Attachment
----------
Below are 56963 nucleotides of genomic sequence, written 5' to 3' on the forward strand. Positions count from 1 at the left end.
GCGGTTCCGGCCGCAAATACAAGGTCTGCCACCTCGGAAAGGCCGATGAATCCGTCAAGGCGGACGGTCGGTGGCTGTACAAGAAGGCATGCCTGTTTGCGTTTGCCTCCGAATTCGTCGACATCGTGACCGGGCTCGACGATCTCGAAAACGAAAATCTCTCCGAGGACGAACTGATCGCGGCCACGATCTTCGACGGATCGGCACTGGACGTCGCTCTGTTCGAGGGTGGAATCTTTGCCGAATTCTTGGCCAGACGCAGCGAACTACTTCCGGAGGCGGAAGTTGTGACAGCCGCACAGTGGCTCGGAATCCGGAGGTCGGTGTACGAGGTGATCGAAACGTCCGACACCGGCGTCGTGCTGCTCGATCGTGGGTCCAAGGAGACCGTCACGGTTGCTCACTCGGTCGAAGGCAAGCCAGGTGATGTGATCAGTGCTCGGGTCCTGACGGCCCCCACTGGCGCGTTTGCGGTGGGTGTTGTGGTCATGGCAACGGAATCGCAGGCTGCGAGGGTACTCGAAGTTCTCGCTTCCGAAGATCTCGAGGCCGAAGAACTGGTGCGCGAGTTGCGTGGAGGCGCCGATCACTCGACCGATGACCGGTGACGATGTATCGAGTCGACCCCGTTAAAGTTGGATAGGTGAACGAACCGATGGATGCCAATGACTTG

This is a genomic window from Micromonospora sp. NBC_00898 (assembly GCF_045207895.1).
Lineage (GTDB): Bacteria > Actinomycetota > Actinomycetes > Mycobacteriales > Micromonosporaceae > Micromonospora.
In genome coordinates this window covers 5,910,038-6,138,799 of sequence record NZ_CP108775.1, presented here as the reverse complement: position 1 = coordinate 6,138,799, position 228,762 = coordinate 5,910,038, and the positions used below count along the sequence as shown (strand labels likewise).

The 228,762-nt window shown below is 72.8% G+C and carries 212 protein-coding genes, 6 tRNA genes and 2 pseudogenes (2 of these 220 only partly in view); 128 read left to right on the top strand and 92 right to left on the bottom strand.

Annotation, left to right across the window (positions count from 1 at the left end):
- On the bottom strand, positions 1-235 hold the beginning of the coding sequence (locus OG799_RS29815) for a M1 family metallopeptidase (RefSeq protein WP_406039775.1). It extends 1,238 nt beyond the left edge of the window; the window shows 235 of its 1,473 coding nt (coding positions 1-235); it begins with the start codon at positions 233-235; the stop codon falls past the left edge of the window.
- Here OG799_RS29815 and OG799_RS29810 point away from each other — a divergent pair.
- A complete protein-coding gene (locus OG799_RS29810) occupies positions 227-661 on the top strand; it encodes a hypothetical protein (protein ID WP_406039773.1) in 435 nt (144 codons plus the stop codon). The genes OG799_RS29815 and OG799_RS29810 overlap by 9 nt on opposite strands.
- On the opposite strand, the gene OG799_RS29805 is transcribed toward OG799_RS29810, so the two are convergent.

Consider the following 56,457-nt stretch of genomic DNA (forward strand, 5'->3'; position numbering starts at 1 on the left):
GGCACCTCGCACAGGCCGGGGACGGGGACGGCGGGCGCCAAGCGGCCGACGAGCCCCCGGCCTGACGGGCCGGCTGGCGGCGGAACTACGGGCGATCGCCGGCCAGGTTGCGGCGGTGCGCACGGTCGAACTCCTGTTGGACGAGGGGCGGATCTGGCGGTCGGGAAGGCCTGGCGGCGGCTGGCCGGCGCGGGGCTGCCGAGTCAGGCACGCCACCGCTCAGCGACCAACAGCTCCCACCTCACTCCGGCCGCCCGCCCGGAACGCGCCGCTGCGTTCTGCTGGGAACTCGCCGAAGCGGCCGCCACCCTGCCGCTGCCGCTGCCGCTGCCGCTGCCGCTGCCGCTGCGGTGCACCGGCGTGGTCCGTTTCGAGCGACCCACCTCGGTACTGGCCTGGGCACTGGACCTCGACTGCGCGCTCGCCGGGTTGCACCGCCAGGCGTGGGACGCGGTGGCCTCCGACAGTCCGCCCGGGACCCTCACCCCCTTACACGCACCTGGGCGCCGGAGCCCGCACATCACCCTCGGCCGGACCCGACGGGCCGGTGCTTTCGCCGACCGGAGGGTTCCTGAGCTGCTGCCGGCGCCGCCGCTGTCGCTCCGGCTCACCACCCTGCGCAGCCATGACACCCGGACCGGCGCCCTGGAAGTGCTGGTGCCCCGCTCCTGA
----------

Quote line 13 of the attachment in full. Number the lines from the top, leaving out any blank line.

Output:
GGCACCTCGCACAGGCCGGGGACGGGGACGGCGGGCGCCAAGCGGCCGACGAGCCCCCGGCCTGACGGGCCGGCTGGCGGCGGAACTACGGGCGATCGCCGGCCAGGTTGCGGCGGTGCGCACGGTCGAACTCCTGTTGGACGAGGGGCGGATCTGGCGGTCGGGAAGGCCTGGCGGCGGCTGGCCGGCGCGGGGCTGCCGAGTCAGGCACGCCACCGCTCAGCGACCAACAGCTCCCACCTCACTCCGGCCGCCCGCCCGGAACGCGCCGCTGCGTTCTGCTGGGAACTCGCCGAAGCGGCCGCCACCCTGCCGCTGCCGCTGCCGCTGCCGCTGCCGCTGCCGCTGCGGTGCACCGGCGTGGTCCGTTTCGAGCGACCCACCTCGGTACTGGCCTGGGCACTGGACCTCGACTGCGCGCTCGCCGGGTTGCACCGCCAGGCGTGGGACGCGGTGGCCTCCGACAGTCCGCCCGGGACCCTCACCCCCTTACACGCACCTGGGCGCCGGAGCCCGCACATCACCCTCGGCCGGACCCGACGGGCCGGTGCTTTCGCCGACCGGAGGGTTCCTGAGCTGCTGCCGGCGCCGCCGCTGTCGCTCCGGCTCACCACCCTGCGCAGCCATGACACCCGGACCGGCGCCCTGGAAGTGCTGGTGCCCCGCTCCTGA